This list includes two more items of note. The ostrich feathers were not to trim uniform or Hardee hats as might be expected, but instead were worn on the fronts of the green forage caps. The cords and tassels were used on the bugles, used instead of drums to sound calls for the “chippies” as the Sharpshooters were nicknamed by the soldiers of the 14th Brooklyn because of their use of bugles for reveille. Hiram Berdan wanted his men armed with the new M1859 Sharps breechloading rifle. Instead, in addition to their privately-owned target rifles, the initial issue to the regiments was Colt’s revolving Rifles. Eventually, after a near-mutiny in the 1st Regiment, the regiments received their Sharps’ rifles which they carried and used with great effect through the war. Green coats and Sharps rifles became trademarks of the Sharpshooters, but it was their gallant service through the war that made them a Civil War legend. By Earl JJ Coates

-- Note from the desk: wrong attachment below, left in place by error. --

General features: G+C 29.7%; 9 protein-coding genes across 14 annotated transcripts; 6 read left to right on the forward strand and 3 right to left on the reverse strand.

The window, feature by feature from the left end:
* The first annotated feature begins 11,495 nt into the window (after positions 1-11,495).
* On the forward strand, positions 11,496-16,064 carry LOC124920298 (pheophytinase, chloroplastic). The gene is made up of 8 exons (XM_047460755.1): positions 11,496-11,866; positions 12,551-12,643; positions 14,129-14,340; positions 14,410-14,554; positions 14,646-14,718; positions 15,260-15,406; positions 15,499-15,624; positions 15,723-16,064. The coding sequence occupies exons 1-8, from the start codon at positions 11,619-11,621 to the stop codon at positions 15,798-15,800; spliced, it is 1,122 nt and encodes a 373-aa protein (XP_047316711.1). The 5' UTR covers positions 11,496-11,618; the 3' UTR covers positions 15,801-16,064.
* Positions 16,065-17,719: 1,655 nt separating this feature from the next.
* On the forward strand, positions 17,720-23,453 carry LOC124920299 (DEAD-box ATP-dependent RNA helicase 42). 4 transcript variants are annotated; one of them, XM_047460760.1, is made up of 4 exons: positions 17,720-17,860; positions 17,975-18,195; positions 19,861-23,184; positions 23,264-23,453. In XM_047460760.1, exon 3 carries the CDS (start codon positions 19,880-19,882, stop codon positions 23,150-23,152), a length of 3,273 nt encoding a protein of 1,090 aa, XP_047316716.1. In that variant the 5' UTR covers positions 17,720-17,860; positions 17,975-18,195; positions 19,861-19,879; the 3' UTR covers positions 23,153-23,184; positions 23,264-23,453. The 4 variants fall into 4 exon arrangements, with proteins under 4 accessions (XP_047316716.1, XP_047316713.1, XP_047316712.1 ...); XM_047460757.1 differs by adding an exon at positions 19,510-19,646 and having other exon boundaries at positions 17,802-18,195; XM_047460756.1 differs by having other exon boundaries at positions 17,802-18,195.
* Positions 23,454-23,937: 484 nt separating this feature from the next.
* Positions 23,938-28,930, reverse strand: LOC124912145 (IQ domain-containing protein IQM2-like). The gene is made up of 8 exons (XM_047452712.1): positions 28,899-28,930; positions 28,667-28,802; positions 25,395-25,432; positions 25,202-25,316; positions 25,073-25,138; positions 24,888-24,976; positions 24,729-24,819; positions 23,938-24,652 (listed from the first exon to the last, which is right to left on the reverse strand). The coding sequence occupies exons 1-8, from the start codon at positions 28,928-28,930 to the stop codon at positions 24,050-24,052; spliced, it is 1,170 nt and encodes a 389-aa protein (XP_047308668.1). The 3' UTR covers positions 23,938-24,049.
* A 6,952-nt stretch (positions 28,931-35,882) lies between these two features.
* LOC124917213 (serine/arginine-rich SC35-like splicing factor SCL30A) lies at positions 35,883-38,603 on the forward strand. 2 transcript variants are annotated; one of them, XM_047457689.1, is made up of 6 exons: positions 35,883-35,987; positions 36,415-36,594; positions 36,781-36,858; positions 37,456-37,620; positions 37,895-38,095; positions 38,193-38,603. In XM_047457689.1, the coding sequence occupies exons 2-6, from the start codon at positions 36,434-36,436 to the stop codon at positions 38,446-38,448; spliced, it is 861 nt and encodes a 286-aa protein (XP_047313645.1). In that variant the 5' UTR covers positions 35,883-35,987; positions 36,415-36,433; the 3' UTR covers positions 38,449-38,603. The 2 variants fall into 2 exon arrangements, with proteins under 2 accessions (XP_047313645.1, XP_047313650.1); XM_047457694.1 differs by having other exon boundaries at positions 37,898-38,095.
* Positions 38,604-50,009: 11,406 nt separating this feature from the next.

C.A. Stevens, Berdan’s United States Sharpshooters ...,Dayton 1984
New York Tribune, 15 October 1861, p.8
NA, Record Group 92

Print Number 382/500 Published 2002, 500 Signed and Numbered Prints, 75 Publisher Proofs, 2
Proofs for Copyright Registration. © Historical Art Prints, Southbury, CT




"A Good Shot"
by Dale Gallon